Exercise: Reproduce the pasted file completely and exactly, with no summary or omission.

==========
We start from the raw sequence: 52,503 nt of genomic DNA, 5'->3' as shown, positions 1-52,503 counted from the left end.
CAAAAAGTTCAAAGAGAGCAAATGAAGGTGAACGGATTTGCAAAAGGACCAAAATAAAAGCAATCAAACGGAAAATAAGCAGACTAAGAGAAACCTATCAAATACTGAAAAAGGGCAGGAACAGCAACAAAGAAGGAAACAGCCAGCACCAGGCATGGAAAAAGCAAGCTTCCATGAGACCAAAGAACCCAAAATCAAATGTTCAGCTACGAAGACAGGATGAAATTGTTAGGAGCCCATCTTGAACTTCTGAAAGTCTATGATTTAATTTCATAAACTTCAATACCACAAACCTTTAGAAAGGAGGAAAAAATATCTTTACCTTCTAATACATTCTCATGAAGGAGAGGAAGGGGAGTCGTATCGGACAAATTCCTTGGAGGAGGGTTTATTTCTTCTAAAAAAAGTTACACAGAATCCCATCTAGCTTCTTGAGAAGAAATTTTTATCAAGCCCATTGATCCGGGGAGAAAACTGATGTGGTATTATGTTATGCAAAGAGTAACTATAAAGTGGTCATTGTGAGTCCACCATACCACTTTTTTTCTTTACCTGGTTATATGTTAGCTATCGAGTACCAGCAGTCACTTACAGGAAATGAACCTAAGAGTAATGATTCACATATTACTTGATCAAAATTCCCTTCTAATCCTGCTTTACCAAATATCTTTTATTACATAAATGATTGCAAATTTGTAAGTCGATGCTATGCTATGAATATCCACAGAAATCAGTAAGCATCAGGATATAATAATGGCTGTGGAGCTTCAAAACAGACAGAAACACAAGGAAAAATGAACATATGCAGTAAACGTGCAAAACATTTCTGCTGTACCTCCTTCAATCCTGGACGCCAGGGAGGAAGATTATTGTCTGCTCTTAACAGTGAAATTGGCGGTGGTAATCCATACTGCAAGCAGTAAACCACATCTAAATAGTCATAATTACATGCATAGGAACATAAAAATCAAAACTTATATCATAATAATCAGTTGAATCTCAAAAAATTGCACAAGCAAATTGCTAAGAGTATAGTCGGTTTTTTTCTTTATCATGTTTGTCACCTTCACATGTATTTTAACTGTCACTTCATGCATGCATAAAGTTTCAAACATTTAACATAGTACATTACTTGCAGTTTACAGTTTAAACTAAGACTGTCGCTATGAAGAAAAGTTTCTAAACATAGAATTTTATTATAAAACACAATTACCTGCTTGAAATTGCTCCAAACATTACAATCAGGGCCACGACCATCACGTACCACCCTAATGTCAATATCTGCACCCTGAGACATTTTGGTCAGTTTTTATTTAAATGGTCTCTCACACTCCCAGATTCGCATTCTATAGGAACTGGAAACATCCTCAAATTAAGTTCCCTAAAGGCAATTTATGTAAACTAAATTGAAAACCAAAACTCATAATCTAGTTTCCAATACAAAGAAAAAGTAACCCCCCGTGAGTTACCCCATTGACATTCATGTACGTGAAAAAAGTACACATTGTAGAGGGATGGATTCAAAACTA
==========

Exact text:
We start from the raw sequence: 52,503 nt of genomic DNA, 5'->3' as shown, positions 1-52,503 counted from the left end.
CAAAAAGTTCAAAGAGAGCAAATGAAGGTGAACGGATTTGCAAAAGGACCAAAATAAAAGCAATCAAACGGAAAATAAGCAGACTAAGAGAAACCTATCAAATACTGAAAAAGGGCAGGAACAGCAACAAAGAAGGAAACAGCCAGCACCAGGCATGGAAAAAGCAAGCTTCCATGAGACCAAAGAACCCAAAATCAAATGTTCAGCTACGAAGACAGGATGAAATTGTTAGGAGCCCATCTTGAACTTCTGAAAGTCTATGATTTAATTTCATAAACTTCAATACCACAAACCTTTAGAAAGGAGGAAAAAATATCTTTACCTTCTAATACATTCTCATGAAGGAGAGGAAGGGGAGTCGTATCGGACAAATTCCTTGGAGGAGGGTTTATTTCTTCTAAAAAAAGTTACACAGAATCCCATCTAGCTTCTTGAGAAGAAATTTTTATCAAGCCCATTGATCCGGGGAGAAAACTGATGTGGTATTATGTTATGCAAAGAGTAACTATAAAGTGGTCATTGTGAGTCCACCATACCACTTTTTTTCTTTACCTGGTTATATGTTAGCTATCGAGTACCAGCAGTCACTTACAGGAAATGAACCTAAGAGTAATGATTCACATATTACTTGATCAAAATTCCCTTCTAATCCTGCTTTACCAAATATCTTTTATTACATAAATGATTGCAAATTTGTAAGTCGATGCTATGCTATGAATATCCACAGAAATCAGTAAGCATCAGGATATAATAATGGCTGTGGAGCTTCAAAACAGACAGAAACACAAGGAAAAATGAACATATGCAGTAAACGTGCAAAACATTTCTGCTGTACCTCCTTCAATCCTGGACGCCAGGGAGGAAGATTATTGTCTGCTCTTAACAGTGAAATTGGCGGTGGTAATCCATACTGCAAGCAGTAAACCACATCTAAATAGTCATAATTACATGCATAGGAACATAAAAATCAAAACTTATATCATAATAATCAGTTGAATCTCAAAAAATTGCACAAGCAAATTGCTAAGAGTATAGTCGGTTTTTTTCTTTATCATGTTTGTCACCTTCACATGTATTTTAACTGTCACTTCATGCATGCATAAAGTTTCAAACATTTAACATAGTACATTACTTGCAGTTTACAGTTTAAACTAAGACTGTCGCTATGAAGAAAAGTTTCTAAACATAGAATTTTATTATAAAACACAATTACCTGCTTGAAATTGCTCCAAACATTACAATCAGGGCCACGACCATCACGTACCACCCTAATGTCAATATCTGCACCCTGAGACATTTTGGTCAGTTTTTATTTAAATGGTCTCTCACACTCCCAGATTCGCATTCTATAGGAACTGGAAACATCCTCAAATTAAGTTCCCTAAAGGCAATTTATGTAAACTAAATTGAAAACCAAAACTCATAATCTAGTTTCCAATACAAAGAAAAAGTAACCCCCCGTGAGTTACCCCATTGACATTCATGTACGTGAAAAAAGTACACATTGTAGAGGGATGGATTCAAAACTA